A stream flows through Zion national Park, Utah


The Best Activities in Zion National Park


Activity #1 – Hiking

My love of hiking is what led me to Zion National Park, and oh boy, if this is a passion of yours as well, then buckle up. There are so many incredible hikes to enjoy in Zion, including The Narrows, Angels Landing, Watchman Trail, Pa’Rus Trail, Lower and Upper Emerald Pools Trail, and so much more.

Scroll down for more info on the hikes in Zion!


Activity #2 – Canyoneering

If you’re a lover of technical rappelling, route-finding, hiking, and swimming, then Zion is the place to go. With dozens of locations to explore, Canyoneering in Zion is one of the premier activities, although you do need a permit in order to partake.


Activity #3 – Rock Climbing

There are four access points for Zion National Park rock climbing — Kolob Terrace, Kolob Canyons, the east entrance, and the south entrance. While you don’t need permits to go rock climbing in Zion, these climbs are recommended for experienced climbers only, as the rock tends to be soft and the terrain difficult.

That said, there are quite a few tour companies that will take you rock climbing in Zion.

A man stands on a platform after completing the Watchman Trail hike in Zion National Park, Utah.


Activity #4 – Kayaking

An activity that always requires a permit, I’d recommend kayaking in Zion National Park for experienced kayakers only. To kayak here, the river has to be flowing over 150 cubic feet per second, and your kayak has to be specifically designed for whitewater use. You’ll have to apply for your permit to kayak Zion the day before you intend to do so, and you can rent equipment at the Zion Canyon Visitor Center.

If you plan to kayak The Narrows, then keep in mind that’s a different ballgame altogether. It’s recommended that only expert paddlers attempt this route, and the Zion website warns that you should be “prepared to survive without assistance for multiple days”.

So, like, you’ve been warned.


Activity #5 – Horseback Riding

For the equestrian types out there, Horseback riding in Zion National Park will be one of the most memorable activities you can do. There are a few different companies that you can book your excursion through, and some of the highlights on these tours include the Three Patriarchs, the Beehives, cactus gardens, and following the Virgin River.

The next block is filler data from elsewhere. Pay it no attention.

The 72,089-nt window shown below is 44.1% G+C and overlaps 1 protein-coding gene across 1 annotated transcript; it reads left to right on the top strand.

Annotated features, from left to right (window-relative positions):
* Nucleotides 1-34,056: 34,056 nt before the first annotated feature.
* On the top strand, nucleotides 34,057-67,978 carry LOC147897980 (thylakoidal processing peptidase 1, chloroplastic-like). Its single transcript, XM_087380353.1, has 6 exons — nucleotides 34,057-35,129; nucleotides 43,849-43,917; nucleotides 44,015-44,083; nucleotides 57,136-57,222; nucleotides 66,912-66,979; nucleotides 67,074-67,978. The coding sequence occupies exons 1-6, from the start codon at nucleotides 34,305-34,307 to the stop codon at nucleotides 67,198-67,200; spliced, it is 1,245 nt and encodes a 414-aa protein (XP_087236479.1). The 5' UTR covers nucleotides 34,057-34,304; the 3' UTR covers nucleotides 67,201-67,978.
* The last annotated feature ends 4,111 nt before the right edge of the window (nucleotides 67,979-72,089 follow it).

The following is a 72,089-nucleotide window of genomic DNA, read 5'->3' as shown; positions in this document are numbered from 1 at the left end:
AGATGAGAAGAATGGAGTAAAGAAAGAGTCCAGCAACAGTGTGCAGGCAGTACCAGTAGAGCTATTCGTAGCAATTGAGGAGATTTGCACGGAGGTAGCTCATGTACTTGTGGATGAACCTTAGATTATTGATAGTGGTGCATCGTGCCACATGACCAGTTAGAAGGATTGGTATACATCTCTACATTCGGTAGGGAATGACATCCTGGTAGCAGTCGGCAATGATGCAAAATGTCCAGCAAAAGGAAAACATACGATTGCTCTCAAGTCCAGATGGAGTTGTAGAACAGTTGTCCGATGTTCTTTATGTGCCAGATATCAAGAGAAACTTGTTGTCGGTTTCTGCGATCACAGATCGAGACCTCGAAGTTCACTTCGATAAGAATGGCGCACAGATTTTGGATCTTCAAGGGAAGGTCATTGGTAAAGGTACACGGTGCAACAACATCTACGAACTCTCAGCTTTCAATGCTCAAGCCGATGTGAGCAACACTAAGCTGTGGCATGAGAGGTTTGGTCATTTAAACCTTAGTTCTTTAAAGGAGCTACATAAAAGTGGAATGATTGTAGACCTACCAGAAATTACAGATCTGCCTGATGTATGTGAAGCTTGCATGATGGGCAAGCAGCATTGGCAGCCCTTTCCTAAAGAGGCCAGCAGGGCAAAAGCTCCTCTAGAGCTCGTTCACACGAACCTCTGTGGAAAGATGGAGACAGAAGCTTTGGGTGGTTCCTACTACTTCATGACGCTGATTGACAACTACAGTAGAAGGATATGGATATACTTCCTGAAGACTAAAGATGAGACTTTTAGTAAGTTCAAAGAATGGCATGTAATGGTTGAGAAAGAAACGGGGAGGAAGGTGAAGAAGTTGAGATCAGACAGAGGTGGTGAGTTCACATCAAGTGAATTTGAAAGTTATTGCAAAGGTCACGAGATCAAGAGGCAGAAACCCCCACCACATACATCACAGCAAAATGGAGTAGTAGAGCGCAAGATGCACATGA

Activity #6 – Biking

Feel like taking a bike ride through Zion? Then gear up!

Bringing a pedal or mountain bike is a great alternative to using the shuttle (and those pesky shuttle lines). At Zion, you can pedal along the designated roadways and take in the views from a new perspective.

I gotta say, there aren’t a ton of mountain biking routes in Zion National Park, and the Pa’rus trail is really the only trail you’ll be able to hit up. However, there are more options just outside of the park including Gooseberry Mesa Trail and Bunker Creek Trail.


Activity #7 – Swimming / Tubing

If you’re looking to get a respite from the hot Zion sun, then take a dip! Almost anywhere along the Virgin River is great for swimming, but there are some swimming holes as well. The Pine Creek Waterfall is off-the-beaten-trail and is perfect for getting refreshed. Getting there means a quarter-mile hike along the creek — beware of slippery rocks!

Alternatively, go tubing down the VIrgin river! Tubes are available for rent at Zion Outfitters.

Zion Canyon in Zion National Park, Utah


Zion National Park Hikes

Time to get down and dirty, amiright? Hiking in Zion National Park is one of the best things to do in my opinion. I can close my eyes and take myself back to the hikes here like it was yesterday.

Here are some of the best Zion National Park hikes: 


Hike #1 – Watchman Trail

A hike that begins just beyond the visitors center, Watchman Trail is a 3-mile round-trip hike that varies between easy to moderate difficulty. On this trek, you’ll experience a 92meter / 300-ft elevation gain that will take you to a cliff-like viewpoint. Trust me, the views here do NOT disappoint.

Contrary to its name, the trail won’t take you all the way up to Watchman mountain, but it will still give you amazing views of this side of the canyon.

A sign points to Watchman Trail in Zion National Park, Utah


Hike #2 – Angels Landing

Known primarily for its difficulty and incredible views, Angels Landing in Zion is a 5-mile round-trip hike that is rated as strenuous. While reviews note that anyone with average physicality will be able to make this hike, it is a bit of a mental game when you’re dealing with sheer drop-offs, switchbacks, and metal handles placed to keep you upright.

Quite frankly, due to a wee fear of heights, my brother and I decided to skip Angel’s Landing while we were in Zion. Maybe someday…


Hike #3 – The Narrows

A trail as long or short as you’d like it to be, The Narrows is a river trail along the narrowest part of Zion Canyon. If you hike The Narrows as a day hike, then the trail can be as long as 15km round trip or, if you plan to go further, then it’s best to bring overnight gear (you will need a permit to camp).